Hello, Okay so I was doing this question and I did get the answer but I don't think I got there right if you know what I mean. But I was just wondering if at A on the ground if it has a horizontal and vertical component because say if the way I did it was right I did not take into account the horizontal and vertical components of A.

Also this is for part A.

Also this is for part A.

(edited 1 year ago)

Original post by skyeforster15

Hello, Okay so I was doing this question and I did get the answer but I don't think I got there right if you know what I mean. But I was just wondering if at A on the ground if it has a horizontal and vertical component because say if the way I did it was right I did not take into account the horizontal and vertical components of A.

Also this is for part A.

Also this is for part A.

I would have resolved horizontally as that means the weight and RA have no effect. So the resolved friction must balance the resolved RB and its a couple of lines.

Original post by mqb2766

I would have resolved horizontally as that means the weight and RA have no effect. So the resolved friction must balance the resolved RB and its a couple of lines.

That doesn't really make sense because there are no horizontal forces, there are only forces which act either paralell or perpendicualr to the plane or going vertical eg, weight.

Original post by skyeforster15

That doesn't really make sense because there are no horizontal forces, there are only forces which act either paralell or perpendicualr to the plane or going vertical eg, weight.

You can resolve forces in any two mutually perpendicular directions e.g. horizontal/vertical or along/perpendicular to. If an object is in motion it usually makes sense to take one of the directions as the direction of motion, but for an equilibrium situation you usually just choose whichever pair of directions is easiest, or reduces the number of forces under consideration.

Original post by davros

You can resolve forces in any two mutually perpendicular directions e.g. horizontal/vertical or along/perpendicular to. If an object is in motion it usually makes sense to take one of the directions as the direction of motion, but for an equilibrium situation you usually just choose whichever pair of directions is easiest, or reduces the number of forces under consideration.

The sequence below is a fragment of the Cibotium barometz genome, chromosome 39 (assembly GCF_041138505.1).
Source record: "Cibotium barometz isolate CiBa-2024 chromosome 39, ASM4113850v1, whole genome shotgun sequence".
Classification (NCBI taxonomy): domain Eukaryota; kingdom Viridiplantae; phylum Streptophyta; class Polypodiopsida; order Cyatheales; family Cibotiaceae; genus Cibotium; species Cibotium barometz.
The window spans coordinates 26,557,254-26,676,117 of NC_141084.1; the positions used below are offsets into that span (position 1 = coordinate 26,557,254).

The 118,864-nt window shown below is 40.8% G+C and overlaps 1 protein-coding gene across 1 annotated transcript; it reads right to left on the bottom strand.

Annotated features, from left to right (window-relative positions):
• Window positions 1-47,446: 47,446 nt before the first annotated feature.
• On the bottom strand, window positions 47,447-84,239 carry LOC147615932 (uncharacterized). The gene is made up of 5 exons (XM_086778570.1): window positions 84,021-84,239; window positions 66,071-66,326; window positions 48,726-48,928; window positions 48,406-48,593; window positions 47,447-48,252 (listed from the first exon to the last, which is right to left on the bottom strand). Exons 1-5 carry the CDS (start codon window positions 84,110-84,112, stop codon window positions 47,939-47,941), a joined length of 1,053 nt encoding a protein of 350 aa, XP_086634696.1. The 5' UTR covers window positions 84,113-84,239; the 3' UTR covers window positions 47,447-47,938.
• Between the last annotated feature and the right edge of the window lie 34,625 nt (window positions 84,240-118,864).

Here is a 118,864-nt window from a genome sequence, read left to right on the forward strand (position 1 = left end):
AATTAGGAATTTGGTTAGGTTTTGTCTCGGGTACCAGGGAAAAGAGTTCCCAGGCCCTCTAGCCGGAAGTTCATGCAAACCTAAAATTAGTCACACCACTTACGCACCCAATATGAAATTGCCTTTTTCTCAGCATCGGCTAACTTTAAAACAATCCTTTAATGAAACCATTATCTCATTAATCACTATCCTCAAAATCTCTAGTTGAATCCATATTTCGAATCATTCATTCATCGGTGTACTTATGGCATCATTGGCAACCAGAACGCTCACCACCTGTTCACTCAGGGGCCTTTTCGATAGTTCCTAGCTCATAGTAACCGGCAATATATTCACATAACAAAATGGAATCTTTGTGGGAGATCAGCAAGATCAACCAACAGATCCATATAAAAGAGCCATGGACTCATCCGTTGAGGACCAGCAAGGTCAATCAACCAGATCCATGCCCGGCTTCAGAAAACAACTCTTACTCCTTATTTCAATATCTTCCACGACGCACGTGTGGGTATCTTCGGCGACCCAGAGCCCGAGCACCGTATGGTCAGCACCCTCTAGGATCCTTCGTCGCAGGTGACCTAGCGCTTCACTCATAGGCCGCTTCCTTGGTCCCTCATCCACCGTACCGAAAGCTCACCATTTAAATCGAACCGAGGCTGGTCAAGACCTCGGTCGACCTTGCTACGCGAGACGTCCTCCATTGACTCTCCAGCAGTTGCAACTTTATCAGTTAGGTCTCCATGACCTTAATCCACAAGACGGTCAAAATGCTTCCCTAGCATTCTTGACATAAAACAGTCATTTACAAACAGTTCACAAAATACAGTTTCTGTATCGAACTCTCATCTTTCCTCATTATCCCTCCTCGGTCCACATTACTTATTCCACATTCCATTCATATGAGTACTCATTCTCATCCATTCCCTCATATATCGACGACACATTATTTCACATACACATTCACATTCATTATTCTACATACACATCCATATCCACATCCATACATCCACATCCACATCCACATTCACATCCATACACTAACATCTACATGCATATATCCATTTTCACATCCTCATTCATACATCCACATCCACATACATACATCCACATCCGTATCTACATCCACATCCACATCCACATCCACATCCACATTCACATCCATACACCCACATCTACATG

Yes thank you, but I was just wondering if friction, the Ra and the Rb have vertical and horizontal componments.

Original post by mqb2766

I would have resolved horizontally as that means the weight and RA have no effect. So the resolved friction must balance the resolved RB and its a couple of lines.

Are these forces correct?

Original post by skyeforster15

Are these forces correct?

You realize if you resolve horizontally you get

mu Rp cos(theta) = Rp sin(theta)

so

tan(theta) = mu

But those equations look about right, so eliminate Ra and rearrange, ....

If you choose to resolve in the horizontal direction you eliminate the weight and Ra in the first place.

(edited 1 year ago)

Original post by mqb2766

You realize if you resolve horizontally you get

mu Rp cos(theta) = Rp sin(theta)

so

tan(theta) = mu

But those equations look about right, so eliminate Ra and rearrange, ....

If you choose to resolve in the horizontal direction you eliminate the weight and Ra in the first place.

mu Rp cos(theta) = Rp sin(theta)

so

tan(theta) = mu

But those equations look about right, so eliminate Ra and rearrange, ....

If you choose to resolve in the horizontal direction you eliminate the weight and Ra in the first place.

Yes, I see that now.

I think I have done that many moments questions that I have confused myself but now it makes sense again!

(edited 1 year ago)

Original post by skyeforster15

Yes, I see that now.

You should have come across the classic

mu = tan(theta)

relationship for limiting friction for a box on a plane inclined at an angle theta (its one way to measure mu). This is just a variation on that classic problem. The hint here is that there is no friction at A so there is no horizontal force applied at A and the weight is vertical so there is a direct relationship between the horizontally resolved friction and the reaction at P.

Original post by mqb2766

You should have come across the classic

mu = tan(theta)

relationship for limiting friction for a box on a plane inclined at an angle theta (its one way to measure mu). This is just a variation on that classic problem. The hint here is that there is no friction at A so there is no horizontal force applied at A and the weight is vertical so there is a direct relationship between the horizontally resolved friction and the reaction at P.

mu = tan(theta)

relationship for limiting friction for a box on a plane inclined at an angle theta (its one way to measure mu). This is just a variation on that classic problem. The hint here is that there is no friction at A so there is no horizontal force applied at A and the weight is vertical so there is a direct relationship between the horizontally resolved friction and the reaction at P.

No, I have actually never see this or came across this before.

Original post by skyeforster15

No, I have actually never see this or came across this before.

You should have. So something like

https://revisionmaths.com/advanced-level-maths-revision/mechanics/coefficient-friction

So if you put a block on a plane and slowly rotated the plane until the block just begins to slip, tan of the angle is the coefficient of friction. Its why you rarely see mu>1, as this corresponds to material which would only slip when the incline angle is > 45 degress. Rubber is an example where mu>1.

Its usually derived in the way you wanted to do (along the plane), but its easier if you just resolve horizontally and "ignore" the weight. The result is the same.

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